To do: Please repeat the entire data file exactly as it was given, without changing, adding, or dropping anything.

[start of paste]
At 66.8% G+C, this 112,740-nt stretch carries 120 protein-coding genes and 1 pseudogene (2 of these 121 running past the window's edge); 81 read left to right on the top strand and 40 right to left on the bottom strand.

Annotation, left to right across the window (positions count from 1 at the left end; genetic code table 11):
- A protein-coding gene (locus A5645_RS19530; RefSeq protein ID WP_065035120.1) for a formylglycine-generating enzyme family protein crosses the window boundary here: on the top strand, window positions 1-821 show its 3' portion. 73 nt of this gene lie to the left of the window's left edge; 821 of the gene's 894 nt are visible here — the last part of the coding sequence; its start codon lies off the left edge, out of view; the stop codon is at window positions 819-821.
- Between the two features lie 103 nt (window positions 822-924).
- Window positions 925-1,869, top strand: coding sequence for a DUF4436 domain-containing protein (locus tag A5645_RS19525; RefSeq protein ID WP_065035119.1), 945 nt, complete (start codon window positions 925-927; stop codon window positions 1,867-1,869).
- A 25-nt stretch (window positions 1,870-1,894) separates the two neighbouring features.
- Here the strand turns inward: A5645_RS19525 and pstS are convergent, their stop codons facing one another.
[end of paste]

At 66.8% G+C, this 112,740-nt stretch carries 120 protein-coding genes and 1 pseudogene (2 of these 121 running past the window's edge); 81 read left to right on the top strand and 40 right to left on the bottom strand.

Annotation, left to right across the window (positions count from 1 at the left end; genetic code table 11):
- A protein-coding gene (locus A5645_RS19530; RefSeq protein ID WP_065035120.1) for a formylglycine-generating enzyme family protein crosses the window boundary here: on the top strand, window positions 1-821 show its 3' portion. 73 nt of this gene lie to the left of the window's left edge; 821 of the gene's 894 nt are visible here — the last part of the coding sequence; its start codon lies off the left edge, out of view; the stop codon is at window positions 819-821.
- Between the two features lie 103 nt (window positions 822-924).
- Window positions 925-1,869, top strand: coding sequence for a DUF4436 domain-containing protein (locus tag A5645_RS19525; RefSeq protein ID WP_065035119.1), 945 nt, complete (start codon window positions 925-927; stop codon window positions 1,867-1,869).
- A 25-nt stretch (window positions 1,870-1,894) separates the two neighbouring features.
- Here the strand turns inward: A5645_RS19525 and pstS are convergent, their stop codons facing one another.